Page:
Pollution is a well-known threat to overall human health, since it can lead to heart disease, stroke and lung cancer, among others. You can compare bad air quality-effects on the human body with the impact of a person smoking cigarettes for various decades. Specifically, overexposure to air-borne particulate matter pollution, is a day-to-day reality for at least 4.5 billion people worldwide. The Air Quality Index shows the relationship between overexposure to pollution and a reduction in life expectancy, namely a decrease of 0.64 years for every 10 μg/m3 increase in airborne particulate matter. Thus, it reveals how conforming to global standards for the maximum degree of pollution would increase life expectancy.
The countries where pollution is most visible are India and China; this is mostly due to pollution created in some of the largest cities in the world, such as New Delhi and Shanghai. In India 4.01 years per person could be saved and in China the number of years runs up to 3.5, if they would adjust policy to take environmentally conscious measures to improve the cleanliness of the air that people breath in daily.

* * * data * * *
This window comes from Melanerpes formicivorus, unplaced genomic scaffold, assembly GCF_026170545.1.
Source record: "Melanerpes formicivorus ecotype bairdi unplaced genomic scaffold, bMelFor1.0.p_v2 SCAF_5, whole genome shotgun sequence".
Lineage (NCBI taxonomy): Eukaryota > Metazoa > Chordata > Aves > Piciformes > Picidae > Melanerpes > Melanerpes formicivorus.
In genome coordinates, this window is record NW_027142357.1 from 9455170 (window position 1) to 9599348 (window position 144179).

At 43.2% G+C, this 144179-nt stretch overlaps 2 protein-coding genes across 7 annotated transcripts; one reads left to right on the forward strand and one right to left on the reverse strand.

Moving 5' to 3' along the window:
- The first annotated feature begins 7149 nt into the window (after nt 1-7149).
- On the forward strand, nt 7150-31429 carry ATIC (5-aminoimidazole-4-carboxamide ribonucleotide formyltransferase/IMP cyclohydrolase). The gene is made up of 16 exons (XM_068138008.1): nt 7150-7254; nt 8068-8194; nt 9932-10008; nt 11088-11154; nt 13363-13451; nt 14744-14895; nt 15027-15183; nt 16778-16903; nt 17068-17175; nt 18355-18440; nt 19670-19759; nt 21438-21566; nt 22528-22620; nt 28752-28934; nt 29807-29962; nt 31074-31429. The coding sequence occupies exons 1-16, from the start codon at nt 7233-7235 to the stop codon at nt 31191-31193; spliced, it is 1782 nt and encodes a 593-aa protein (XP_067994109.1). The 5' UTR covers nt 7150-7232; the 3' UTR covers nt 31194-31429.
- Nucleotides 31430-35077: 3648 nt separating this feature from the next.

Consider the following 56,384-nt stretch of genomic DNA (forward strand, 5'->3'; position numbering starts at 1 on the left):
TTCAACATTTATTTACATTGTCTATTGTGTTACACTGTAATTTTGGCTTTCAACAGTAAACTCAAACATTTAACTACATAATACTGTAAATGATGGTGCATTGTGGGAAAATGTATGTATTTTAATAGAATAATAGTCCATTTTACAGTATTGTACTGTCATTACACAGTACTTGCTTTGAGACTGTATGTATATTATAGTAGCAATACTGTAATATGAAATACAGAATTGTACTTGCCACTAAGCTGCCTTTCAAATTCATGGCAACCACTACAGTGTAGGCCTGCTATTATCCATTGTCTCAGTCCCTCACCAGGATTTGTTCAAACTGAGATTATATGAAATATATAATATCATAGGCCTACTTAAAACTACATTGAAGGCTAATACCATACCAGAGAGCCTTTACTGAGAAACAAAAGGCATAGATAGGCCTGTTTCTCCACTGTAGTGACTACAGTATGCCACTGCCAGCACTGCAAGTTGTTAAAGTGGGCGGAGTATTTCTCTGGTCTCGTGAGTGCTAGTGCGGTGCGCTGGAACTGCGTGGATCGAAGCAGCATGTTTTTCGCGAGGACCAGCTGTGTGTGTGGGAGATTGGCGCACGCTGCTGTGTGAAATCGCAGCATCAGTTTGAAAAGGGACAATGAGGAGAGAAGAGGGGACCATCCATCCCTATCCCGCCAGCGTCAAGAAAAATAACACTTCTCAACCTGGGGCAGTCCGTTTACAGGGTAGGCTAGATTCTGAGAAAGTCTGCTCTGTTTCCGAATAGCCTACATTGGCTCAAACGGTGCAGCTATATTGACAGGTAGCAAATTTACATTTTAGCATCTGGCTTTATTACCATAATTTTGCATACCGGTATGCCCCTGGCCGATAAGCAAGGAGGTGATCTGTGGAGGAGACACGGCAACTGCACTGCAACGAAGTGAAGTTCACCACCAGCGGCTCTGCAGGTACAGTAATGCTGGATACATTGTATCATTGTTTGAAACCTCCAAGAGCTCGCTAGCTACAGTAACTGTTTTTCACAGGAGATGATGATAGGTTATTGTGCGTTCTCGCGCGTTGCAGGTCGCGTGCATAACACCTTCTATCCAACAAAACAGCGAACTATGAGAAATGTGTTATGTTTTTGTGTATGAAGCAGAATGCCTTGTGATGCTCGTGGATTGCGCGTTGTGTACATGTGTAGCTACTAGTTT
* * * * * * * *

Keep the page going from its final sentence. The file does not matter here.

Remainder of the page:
In fact, China has already been operating a special campaign for four years now, in what they call the “war against pollution”. According to Michael Greenstone, Professor of Economics at the University of Chicago, one measure to reduce pollution has involved the forceful ripping out of coal boilers from houses and commercial buildings, for example, which can be considered a very radical action. The policy turns out to be quite effective since the most densely populated cities in China are seeing a decline in airborne particulate matter concentrations. However, their pollution levels are still exceeding global and national standards (even though their nationwide standards are less strict than global norms). Moreover, in order for China to benefit from further measures, he argues, it should embrace more market-based regulations, such as pollution taxes.
The map of this week depicts the measured Air Quality Index, based on data derived from studies executed around the Huai River in China. It is created by the Energy Policy Institute at the University of Chicago.